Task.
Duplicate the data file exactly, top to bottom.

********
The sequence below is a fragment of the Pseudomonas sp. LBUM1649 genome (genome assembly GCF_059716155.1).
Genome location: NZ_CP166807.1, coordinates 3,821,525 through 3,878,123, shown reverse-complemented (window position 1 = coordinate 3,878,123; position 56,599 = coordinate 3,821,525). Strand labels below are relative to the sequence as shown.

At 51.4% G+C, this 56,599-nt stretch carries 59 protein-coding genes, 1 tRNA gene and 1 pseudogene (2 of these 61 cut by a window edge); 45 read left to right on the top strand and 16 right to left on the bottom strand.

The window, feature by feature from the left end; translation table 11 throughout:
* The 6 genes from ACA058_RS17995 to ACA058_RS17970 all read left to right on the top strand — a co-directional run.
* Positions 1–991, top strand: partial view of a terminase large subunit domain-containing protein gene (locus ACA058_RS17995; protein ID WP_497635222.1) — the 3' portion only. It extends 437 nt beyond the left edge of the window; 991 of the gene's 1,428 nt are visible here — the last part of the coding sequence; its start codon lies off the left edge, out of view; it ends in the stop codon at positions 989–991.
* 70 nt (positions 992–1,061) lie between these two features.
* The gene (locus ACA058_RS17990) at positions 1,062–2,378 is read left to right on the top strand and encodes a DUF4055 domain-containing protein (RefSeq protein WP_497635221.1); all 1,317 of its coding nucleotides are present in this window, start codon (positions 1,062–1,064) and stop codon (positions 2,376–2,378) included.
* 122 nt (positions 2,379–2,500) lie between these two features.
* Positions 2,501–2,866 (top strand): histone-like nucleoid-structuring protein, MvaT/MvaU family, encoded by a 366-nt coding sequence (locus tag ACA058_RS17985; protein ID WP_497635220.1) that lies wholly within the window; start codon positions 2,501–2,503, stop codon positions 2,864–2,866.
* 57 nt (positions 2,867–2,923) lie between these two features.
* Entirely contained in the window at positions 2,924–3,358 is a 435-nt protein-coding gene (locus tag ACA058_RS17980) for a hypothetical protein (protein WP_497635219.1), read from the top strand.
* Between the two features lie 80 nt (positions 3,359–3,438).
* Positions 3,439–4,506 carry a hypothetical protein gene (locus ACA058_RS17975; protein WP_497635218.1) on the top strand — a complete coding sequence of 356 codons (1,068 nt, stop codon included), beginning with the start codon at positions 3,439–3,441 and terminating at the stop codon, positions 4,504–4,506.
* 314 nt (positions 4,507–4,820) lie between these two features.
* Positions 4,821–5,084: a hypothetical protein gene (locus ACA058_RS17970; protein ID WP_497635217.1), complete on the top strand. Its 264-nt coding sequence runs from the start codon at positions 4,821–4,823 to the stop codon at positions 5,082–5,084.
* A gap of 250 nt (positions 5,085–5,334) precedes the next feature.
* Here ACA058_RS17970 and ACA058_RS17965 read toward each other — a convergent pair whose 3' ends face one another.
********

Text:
The sequence below is a fragment of the Pseudomonas sp. LBUM1649 genome (genome assembly GCF_059716155.1).
Genome location: NZ_CP166807.1, coordinates 3,821,525 through 3,878,123, shown reverse-complemented (window position 1 = coordinate 3,878,123; position 56,599 = coordinate 3,821,525). Strand labels below are relative to the sequence as shown.

At 51.4% G+C, this 56,599-nt stretch carries 59 protein-coding genes, 1 tRNA gene and 1 pseudogene (2 of these 61 cut by a window edge); 45 read left to right on the top strand and 16 right to left on the bottom strand.

The window, feature by feature from the left end; translation table 11 throughout:
* The 6 genes from ACA058_RS17995 to ACA058_RS17970 all read left to right on the top strand — a co-directional run.
* Positions 1–991, top strand: partial view of a terminase large subunit domain-containing protein gene (locus ACA058_RS17995; protein ID WP_497635222.1) — the 3' portion only. It extends 437 nt beyond the left edge of the window; 991 of the gene's 1,428 nt are visible here — the last part of the coding sequence; its start codon lies off the left edge, out of view; it ends in the stop codon at positions 989–991.
* 70 nt (positions 992–1,061) lie between these two features.
* The gene (locus ACA058_RS17990) at positions 1,062–2,378 is read left to right on the top strand and encodes a DUF4055 domain-containing protein (RefSeq protein WP_497635221.1); all 1,317 of its coding nucleotides are present in this window, start codon (positions 1,062–1,064) and stop codon (positions 2,376–2,378) included.
* 122 nt (positions 2,379–2,500) lie between these two features.
* Positions 2,501–2,866 (top strand): histone-like nucleoid-structuring protein, MvaT/MvaU family, encoded by a 366-nt coding sequence (locus tag ACA058_RS17985; protein ID WP_497635220.1) that lies wholly within the window; start codon positions 2,501–2,503, stop codon positions 2,864–2,866.
* 57 nt (positions 2,867–2,923) lie between these two features.
* Entirely contained in the window at positions 2,924–3,358 is a 435-nt protein-coding gene (locus tag ACA058_RS17980) for a hypothetical protein (protein WP_497635219.1), read from the top strand.
* Between the two features lie 80 nt (positions 3,359–3,438).
* Positions 3,439–4,506 carry a hypothetical protein gene (locus ACA058_RS17975; protein WP_497635218.1) on the top strand — a complete coding sequence of 356 codons (1,068 nt, stop codon included), beginning with the start codon at positions 3,439–3,441 and terminating at the stop codon, positions 4,504–4,506.
* 314 nt (positions 4,507–4,820) lie between these two features.
* Positions 4,821–5,084: a hypothetical protein gene (locus ACA058_RS17970; protein ID WP_497635217.1), complete on the top strand. Its 264-nt coding sequence runs from the start codon at positions 4,821–4,823 to the stop codon at positions 5,082–5,084.
* A gap of 250 nt (positions 5,085–5,334) precedes the next feature.
* Here ACA058_RS17970 and ACA058_RS17965 read toward each other — a convergent pair whose 3' ends face one another.